On May 20, 2014, Google evidently rolled out yet another major change to the algorithm(s) supporting its search engine. This major update, dubbed “Panda 4.0”, changes the Search Engine Results Pages (SERPs) served in response to web search queries.
Matt Southern commented on the Panda 4.0 update in an article titled Who Was Hit Hardest By Panda 4.0? The Answer May Surprise You, which was published on the Search Engine Journal web site the day after the changes were implemented, May 21, 2014.
According to Mr. Southern, Searchmetrics published some findings soon after Google implemented these new tools. These include noting “. . . eBay was among the top losers, as well as competing search engine Ask.com. Former SEO darling, RetailMeNot.com, also lost a substantial amount of traffic.” (quoted from Mr. Southern’s article on Search Engine Journal)
In contrast, sites Mr. Southern claims are composed of ” . . . good quality content that’s useful to searchers saw huge gains in traffic thanks to Panda 4.0.” He provides several examples of this good quality content: “[t]he biggest winner was Glassdoor, a site that provides useful information for job seekers. Next on the list is eMedicineHealth, which provides health information for consumers, and Medterms, a medical dictionary.” (ibid)
Unfortunately, he doesn’t support his claim about content quality with any attempt to demonstrate why a job rating service like the Glassdoor web site ranks higher than an entire community of seller sites like eBay, or a search engine (which, after all, merely applies its own algorithm against the information its crawler identifies online, and happens to compete with Google).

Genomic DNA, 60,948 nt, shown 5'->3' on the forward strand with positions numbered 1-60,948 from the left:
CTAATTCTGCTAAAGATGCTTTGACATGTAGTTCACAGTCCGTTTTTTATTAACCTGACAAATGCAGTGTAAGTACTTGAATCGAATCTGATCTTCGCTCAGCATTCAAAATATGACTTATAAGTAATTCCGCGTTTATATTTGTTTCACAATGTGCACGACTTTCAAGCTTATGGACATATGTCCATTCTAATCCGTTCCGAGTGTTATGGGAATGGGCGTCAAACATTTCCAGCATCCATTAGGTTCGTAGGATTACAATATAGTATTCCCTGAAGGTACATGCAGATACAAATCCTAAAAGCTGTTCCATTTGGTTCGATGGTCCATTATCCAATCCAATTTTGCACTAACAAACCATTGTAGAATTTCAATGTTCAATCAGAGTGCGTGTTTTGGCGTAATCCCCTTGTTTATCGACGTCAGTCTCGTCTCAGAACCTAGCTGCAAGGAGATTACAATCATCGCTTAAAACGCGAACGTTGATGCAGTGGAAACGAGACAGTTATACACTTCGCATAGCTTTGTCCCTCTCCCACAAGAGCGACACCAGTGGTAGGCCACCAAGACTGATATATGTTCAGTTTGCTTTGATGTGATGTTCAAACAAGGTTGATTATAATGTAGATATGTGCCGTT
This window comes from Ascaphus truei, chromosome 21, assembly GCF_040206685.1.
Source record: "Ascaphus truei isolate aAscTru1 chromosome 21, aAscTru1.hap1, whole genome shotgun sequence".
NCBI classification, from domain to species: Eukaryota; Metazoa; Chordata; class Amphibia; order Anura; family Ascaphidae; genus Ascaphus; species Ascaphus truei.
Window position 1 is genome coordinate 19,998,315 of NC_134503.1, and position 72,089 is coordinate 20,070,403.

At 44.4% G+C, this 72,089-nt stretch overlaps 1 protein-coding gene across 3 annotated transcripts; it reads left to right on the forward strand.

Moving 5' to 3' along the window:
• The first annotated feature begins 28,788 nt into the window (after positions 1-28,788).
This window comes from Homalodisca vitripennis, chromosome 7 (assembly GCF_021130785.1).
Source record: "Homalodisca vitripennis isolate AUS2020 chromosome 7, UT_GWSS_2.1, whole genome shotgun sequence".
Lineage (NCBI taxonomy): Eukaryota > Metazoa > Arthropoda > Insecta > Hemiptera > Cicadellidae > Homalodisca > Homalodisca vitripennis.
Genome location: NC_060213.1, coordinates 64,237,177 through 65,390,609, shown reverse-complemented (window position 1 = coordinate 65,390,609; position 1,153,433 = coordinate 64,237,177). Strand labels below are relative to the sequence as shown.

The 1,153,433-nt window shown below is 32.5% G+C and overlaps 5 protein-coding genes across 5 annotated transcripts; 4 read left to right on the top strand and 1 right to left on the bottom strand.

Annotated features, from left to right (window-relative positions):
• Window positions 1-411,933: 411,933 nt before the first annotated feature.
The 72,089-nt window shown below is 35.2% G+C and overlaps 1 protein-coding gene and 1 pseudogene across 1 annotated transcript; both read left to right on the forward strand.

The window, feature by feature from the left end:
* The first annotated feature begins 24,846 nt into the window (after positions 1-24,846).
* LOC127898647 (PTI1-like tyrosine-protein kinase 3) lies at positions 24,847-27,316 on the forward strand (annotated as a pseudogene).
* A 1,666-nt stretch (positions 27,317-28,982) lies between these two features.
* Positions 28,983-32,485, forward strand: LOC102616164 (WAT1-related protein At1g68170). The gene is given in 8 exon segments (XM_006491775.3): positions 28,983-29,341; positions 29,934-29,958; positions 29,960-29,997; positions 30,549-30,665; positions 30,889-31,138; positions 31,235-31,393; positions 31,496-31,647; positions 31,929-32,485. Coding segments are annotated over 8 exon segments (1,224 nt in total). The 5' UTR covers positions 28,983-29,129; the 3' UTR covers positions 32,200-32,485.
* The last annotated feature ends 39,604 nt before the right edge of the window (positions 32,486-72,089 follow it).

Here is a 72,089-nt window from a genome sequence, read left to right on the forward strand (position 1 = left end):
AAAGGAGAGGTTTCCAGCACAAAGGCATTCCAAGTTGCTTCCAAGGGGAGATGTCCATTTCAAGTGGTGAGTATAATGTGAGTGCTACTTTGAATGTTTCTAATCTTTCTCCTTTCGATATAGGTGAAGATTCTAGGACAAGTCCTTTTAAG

But leaving aside, for a moment, whether Mr. Southern’s claims make any sense, at all, readers may benefit more by considering the significance of the Panda 4.0 update, given Google’s position as, clearly, the dominant search engine for the Internet. Perhaps the need to provide yet another update to this platform for ranking results, together with Google’s familiar practice of changing quality ranking methods, piecemeal, on a daily basis, speaks more to the flaws in Google’s search engine product than anything else.
As I’ve written earlier to this blog, Google’s search engine method, in my opinion, actually did more to limit the exposure of otherwise obscure web content than anything else. By applying quality metrics to web sites, Google provided a rationale for condensing its index of web content, so as to provide greater efficiency. After all, why index web pages no one looks at, anyways?
But a key component of Google’s quality ranking tool kit is, of course, its ability to collect enough personal information about just who is submitting a query to its search engine, to ensure the results it returns meet or exceed user expectations. This personalization method positions Google squarely for, in my opinion, a head on collision sooner or later with regulatory bodies in the U.S. and Europe established to protect individual privacy, online.
Once the inevitable happens, if readers choose to follow my reasoning, the usefulness of Google’s search engine is almost certain to be negatively impacted, which will likely give a big boost to competitors, and open the door wider for an entirely different approach to curating web pages and monetizing the effort.
Disclaimer: I have no position in Google, or any other publicly traded business mentioned in this post
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